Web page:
So at the diocesan level, in conversation with the Commission on Ministry, we’re starting to work hard to recruit local bi-vocational clergy. We have two people preparing for a traditional career in the Church at the moment, three in preparation for a bi-vocational ministry in the diocese and five people in formation as deacons. The work of preparing the bi-vocational clergy and the deacons is work that will yield significant fruits in our future, and I’m grateful for all of those persons who are helping with that task.
This is another example of how the diocesan structures are working to right-side up themselves for the future of our mission in the state of Rhode Island.
FIVE: Along the lines of financial models, one of the most important tasks that we are doing as a diocese is to respond to the new economy that is emerging.
If you talk to young adults today, you’ll learn that very few of them have checkbooks or ever carry cash. Banks prefer that you use plastic not paper to pay your bills, as it’s easier for them to process and keeps costs down in a day when interest rates are so low for everyone that it’s very hard to turn a profit. Most congregations used pledge envelopes filled with checks or paper money to gather in the gifts of the faithful so that they can pay their bills.
You can see the problem.
We’ve been hard at work helping congregations and diocesan institutions to move into this new financial world. We are now able to take your credit card gifts. And I believe that early next year you’ll be able to easily support a ministry by sending either a text message or opening a mobile friendly website and giving your gift. We’ll still be grateful for gifts made in cash or check form, but for those for whom it doesn’t make sense anymore, we want to help them to learn generosity by making their gifts and receiving their gifts as easily as we can for them.
For some congregations it’s going to make sense to have the diocese do the heavy lifting in this sort of thing, for some the congregation has the resources to do it locally. Either way, we will all need to make this transition though, and relatively soon - some people estimate that have as little as five years and as much as ten years to have it completed. (And that might be optimistic.)
The good news for all of us is that there are a number of congregations of other denominations here in Rhode Island who are showing us the way. Bishop Jeff Williams, the pastor of Kings Cathedral (which is the old Church of the Messiah on the southside) tells me that they rarely receive an offering in an envelope anymore. They take up their whole weekly collection with electronic giving, and they have seen their giving increase significantly as a result, especially among young people.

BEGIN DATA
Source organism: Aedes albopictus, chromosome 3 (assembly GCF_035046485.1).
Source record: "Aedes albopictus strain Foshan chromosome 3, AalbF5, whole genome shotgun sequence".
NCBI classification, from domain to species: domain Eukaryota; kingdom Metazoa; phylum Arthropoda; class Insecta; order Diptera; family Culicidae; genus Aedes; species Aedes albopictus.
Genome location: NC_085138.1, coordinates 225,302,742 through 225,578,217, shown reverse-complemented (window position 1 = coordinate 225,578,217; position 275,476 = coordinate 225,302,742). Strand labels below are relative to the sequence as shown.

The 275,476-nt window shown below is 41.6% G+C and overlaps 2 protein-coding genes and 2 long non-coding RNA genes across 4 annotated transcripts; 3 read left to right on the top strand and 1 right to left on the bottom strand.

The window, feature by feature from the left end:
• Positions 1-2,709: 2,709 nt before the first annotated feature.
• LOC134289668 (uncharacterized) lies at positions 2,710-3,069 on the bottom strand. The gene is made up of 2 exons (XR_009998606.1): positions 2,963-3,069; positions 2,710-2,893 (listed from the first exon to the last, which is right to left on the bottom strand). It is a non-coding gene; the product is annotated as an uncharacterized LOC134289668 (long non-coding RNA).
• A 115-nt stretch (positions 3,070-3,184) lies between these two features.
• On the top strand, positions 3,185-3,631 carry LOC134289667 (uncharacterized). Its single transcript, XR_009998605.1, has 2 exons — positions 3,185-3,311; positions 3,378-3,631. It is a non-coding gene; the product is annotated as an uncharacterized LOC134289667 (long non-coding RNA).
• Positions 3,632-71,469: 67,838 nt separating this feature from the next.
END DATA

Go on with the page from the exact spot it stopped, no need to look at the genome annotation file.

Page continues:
That’s five things being done at the diocesan level to right-side up our common life so that the congregations can all live into the future that is breaking in upon us.
In closing, I want to return and restate something I said just a short while ago. We as a people, as a Church and as a community of followers of Jesus are moving into a new way of ordering our lives. It not unique to us, it’s happening all around the world, and we don’t know yet completely what it will look like when we arrive in the place to which we’re headed.
I do think that it where we end up will be somehow more focused on what it means to be a community, a network than what it means to be an individual. And it’s exciting if that’s going to be the case, that we are already a highly networked diocese - because of our size and our scale.
It is this characteristic more than anything else that I think that is allowing us to make the decisions and lay the groundwork for new initiatives that will bear fruit in our future. We will not be the same people we are today when we celebrate our 250th anniversary in 25 years. Or when we celebrate our 300th in 75 years. But we will still be the people whom God has gathered into communities across the state who will be working for the good of the whole community as part of our witness to the power of the new life we have found by virtue of our baptism and our relationship with our Lord Jesus.
But for the moment, in this time of renewal, Our diocese, our congregations can and ought to be on the cutting edge of what is happening in the Episcopal Church and across the whole Communion. It will be with an RI accent, but the lessons can be shared.
We have work to do.
Let’s get going.